A new crop of websites that help Southwest ticketholders "beat" the airline's boarding policy for a small fee are now facing tight scrutiny from Southwest itself. Such websites, like Phoenix-based BoardFirst.com, complete the check-in process for customers, allowing busy travelers to make sure they get into Southwest's first boarding group without having to arrive early at the airport.
Now Southwest is fighting back. The airline reportedly filed suit last month against BoardFirst LLC (operated by a woman named Kate Bell, who runs the company from her kitchen) and asked more than a dozen other companies to cease similar practices. According to a story in today's Ft. Worth Star-Telegram, the suit charges Bell with "computer fraud, unfair competition, trademark infringement, and 'unjust enrichment.'" Southwest also claims it fears "losing control of its seating inventory." BoardFirst, for its part, refuses to cease operations and says it will fight Southwest in court.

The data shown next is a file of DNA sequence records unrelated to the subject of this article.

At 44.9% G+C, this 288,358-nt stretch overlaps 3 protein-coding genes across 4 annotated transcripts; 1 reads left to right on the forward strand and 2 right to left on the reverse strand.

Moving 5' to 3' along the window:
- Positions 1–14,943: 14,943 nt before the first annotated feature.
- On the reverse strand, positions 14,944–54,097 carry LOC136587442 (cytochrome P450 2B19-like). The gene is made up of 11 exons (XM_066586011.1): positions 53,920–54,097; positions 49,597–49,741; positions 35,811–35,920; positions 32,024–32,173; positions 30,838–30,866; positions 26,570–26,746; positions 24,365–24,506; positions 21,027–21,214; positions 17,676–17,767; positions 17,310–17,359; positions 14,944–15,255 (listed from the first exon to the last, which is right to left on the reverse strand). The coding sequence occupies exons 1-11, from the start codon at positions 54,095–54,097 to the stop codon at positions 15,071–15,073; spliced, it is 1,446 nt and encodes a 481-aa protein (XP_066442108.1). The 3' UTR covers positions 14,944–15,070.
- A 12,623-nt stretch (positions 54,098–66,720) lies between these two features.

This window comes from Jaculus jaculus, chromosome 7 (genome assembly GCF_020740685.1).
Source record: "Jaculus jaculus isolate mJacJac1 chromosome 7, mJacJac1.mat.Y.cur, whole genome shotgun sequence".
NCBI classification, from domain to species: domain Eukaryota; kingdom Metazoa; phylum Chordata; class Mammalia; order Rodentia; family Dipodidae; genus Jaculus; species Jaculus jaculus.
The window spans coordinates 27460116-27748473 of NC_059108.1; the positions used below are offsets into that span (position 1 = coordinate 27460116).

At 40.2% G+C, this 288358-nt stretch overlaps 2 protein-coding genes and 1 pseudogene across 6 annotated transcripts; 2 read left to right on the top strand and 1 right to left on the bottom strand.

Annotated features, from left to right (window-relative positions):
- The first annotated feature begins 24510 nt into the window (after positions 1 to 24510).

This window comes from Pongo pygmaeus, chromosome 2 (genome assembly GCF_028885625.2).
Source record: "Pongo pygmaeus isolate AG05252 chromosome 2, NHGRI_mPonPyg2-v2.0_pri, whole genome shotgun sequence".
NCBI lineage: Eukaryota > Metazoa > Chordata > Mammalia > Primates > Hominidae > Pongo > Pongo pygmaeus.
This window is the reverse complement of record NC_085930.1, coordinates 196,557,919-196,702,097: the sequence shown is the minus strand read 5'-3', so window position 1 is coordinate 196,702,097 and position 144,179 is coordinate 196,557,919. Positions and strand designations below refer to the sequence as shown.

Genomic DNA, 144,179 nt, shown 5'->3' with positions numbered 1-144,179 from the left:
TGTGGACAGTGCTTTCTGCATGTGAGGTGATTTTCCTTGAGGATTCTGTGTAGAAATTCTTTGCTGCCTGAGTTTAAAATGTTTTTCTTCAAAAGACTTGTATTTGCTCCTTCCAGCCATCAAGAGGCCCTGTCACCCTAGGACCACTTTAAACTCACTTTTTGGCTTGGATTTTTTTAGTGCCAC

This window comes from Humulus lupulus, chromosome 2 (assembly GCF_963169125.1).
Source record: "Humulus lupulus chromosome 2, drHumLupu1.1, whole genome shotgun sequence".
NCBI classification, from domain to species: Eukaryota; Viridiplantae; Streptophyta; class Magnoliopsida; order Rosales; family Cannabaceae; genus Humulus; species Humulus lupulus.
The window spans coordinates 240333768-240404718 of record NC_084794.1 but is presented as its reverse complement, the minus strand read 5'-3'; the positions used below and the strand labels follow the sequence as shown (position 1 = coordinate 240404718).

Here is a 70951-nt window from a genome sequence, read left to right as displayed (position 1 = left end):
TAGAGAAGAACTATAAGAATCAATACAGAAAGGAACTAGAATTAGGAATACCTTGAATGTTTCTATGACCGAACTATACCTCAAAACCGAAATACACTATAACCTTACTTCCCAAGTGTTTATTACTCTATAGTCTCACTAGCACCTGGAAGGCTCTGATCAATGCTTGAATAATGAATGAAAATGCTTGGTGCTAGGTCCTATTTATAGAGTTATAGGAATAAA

You'll recall a story I first mentioned a few weeks back that reported Southwest is considering changing its boarding policy to align it with the more traditional policies of rival airlines (that is, giving customers assigned seats). Southwest says it's not close to making a decision on whether to go that route, however.